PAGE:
I'm not sure about the first example but for IBM workers and students
Free Software is then at least to some degree an alienated thing: They
don't program because of the program but because of the money they may
sell their services for (IBM) or the reputation they get for it
(students).

As a result this software is not Double Free Software as I called it
on the German list some time ago because the software is written for a
purpose outside the software and its concrete use value. I'm arguing
that this degrades the quality of the software because of the
alienation.

> Last but not least are all those who use their professional skills outside
> the
> professional setting, for example at home on evenings and weekends. Having
> already secured their financial stability, they can now pursue other
> interests using the same skill set.

Unfortunately AFAIK there is no study yet which tries to answer the
question which amount of Free Software is written under alienated
conditions and which amount is Double Free Software.

However, I can't see where the limitation is here. Oekonux argues that
it is one of the basic *strengths* of Free Software that it is not
sold by those who create it. This way the creators can focus on the
use value of the software alone and are not obstructed by marketing
needs. Exactly this is one of the reasons why Free Software is so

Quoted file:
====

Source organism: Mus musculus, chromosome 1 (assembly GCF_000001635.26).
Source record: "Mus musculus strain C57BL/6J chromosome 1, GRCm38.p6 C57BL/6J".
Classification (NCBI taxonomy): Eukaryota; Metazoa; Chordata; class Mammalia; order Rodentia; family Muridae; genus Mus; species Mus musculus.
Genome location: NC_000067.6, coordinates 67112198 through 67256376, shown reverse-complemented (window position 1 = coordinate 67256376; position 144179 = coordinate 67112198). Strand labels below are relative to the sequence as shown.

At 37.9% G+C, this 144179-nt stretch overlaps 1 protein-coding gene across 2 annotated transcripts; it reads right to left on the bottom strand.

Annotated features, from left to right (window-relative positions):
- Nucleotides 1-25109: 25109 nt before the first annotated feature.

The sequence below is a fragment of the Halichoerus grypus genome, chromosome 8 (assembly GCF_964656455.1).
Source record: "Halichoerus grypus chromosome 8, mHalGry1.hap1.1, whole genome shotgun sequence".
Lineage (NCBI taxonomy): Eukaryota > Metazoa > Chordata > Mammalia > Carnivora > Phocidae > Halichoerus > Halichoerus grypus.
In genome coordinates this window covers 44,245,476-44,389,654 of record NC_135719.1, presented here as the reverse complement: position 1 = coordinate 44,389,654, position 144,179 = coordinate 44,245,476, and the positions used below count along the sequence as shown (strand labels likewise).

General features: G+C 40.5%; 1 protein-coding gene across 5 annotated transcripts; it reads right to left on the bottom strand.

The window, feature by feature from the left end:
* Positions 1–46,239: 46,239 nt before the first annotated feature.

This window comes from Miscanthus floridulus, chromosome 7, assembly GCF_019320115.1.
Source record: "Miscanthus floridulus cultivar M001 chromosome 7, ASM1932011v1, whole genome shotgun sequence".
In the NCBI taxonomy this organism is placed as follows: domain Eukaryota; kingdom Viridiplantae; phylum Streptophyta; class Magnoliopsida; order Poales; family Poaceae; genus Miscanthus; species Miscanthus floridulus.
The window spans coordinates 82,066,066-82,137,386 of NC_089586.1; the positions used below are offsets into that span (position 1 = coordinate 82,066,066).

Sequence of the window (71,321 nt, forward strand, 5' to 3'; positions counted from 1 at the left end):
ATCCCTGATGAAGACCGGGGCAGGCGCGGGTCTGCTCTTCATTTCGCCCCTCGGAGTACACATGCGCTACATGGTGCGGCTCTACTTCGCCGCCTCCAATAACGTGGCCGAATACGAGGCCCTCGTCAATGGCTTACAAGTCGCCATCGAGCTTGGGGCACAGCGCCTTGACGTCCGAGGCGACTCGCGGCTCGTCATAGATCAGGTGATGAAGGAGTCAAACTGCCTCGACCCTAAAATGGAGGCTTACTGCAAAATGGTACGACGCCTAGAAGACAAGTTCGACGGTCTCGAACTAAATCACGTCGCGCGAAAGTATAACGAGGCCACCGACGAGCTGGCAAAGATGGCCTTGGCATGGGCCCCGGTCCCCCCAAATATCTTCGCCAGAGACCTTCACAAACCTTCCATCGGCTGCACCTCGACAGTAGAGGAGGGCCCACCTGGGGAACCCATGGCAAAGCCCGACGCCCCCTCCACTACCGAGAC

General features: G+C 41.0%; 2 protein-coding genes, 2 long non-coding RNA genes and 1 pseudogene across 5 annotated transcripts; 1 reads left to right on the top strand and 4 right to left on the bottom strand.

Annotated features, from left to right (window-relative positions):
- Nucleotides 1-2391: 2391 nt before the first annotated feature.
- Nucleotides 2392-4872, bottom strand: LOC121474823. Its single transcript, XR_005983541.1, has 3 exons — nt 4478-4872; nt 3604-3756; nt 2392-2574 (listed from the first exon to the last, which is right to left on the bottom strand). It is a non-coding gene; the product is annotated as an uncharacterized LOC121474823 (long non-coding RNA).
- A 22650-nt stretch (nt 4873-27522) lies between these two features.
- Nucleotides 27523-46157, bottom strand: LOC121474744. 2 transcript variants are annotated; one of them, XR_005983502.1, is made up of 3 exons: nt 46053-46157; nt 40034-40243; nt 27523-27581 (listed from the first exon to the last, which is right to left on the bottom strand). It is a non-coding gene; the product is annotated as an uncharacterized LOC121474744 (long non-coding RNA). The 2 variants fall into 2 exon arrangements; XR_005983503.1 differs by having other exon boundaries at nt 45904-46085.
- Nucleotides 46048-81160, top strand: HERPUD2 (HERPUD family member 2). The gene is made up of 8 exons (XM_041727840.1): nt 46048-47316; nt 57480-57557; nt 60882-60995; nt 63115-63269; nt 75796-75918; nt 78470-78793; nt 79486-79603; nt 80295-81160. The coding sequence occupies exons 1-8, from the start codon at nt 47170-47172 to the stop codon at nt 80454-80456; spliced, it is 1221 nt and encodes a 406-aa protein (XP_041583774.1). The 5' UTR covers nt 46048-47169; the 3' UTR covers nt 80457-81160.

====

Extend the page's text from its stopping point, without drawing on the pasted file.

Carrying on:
successful.

So I'd argue that this is not an limitation to spread the principles
of Free Software to other areas but a precondition.

Felix' argument makes sense only if you assume that each little piece
of work / effort needs to be sold. However, this is not true for
*lots* of areas in human life. One instance close to software is the
hobby sector where people spend lots of efforts including spending
money. The only "reward" they get is the Selbstentfaltung they
experience while doing their hobby.

> 2) Limited capital investment
> 
> Particularly the last, and very important group of people, whose who work
> outside the institutional framework on projects based on their own
> idiosyncratic interests, can only exist due to the fact that the means of
> production are extraordinarily inexpensive and accessible.

This is indeed a valid point. We are just discussing it on the English
list right now
[http://www.oekonux.org/list-en/archive/threads.html#01142].

> 3) High number of potential contributors
> 
> Programming knowledge is becoming relatively common knowledge, no longer
> restricted to an engineering elite, but widely distributed throughout
> society. Of course, truly great programmers are rare as truly great artists
> are, but average professional knowledge is widely available. This has a
> quantitative and a qualitative dimensions. Quantitatively, the number of
> able
> programmers is in the millions, and rising. Qualitatively, the range of
> people capable programmers is also unusually wide, not the least because the
> material hurdles are so low and the learning can take place outside of
> institutions with entry exams and tuition fees. This large and diversified
> pool of talents makes it possible to create the critical mass of
> contributors
> out of only a fraction of population.

I think this is true for the very most areas of engineering. The only
thing is that in Free Software there is a practice of sharing which is
choked by employers and patents in other areas. However, personally I
have the impression that if you would let engineers of all brands do
what they wanted to similar dynamics as in software would emerge. In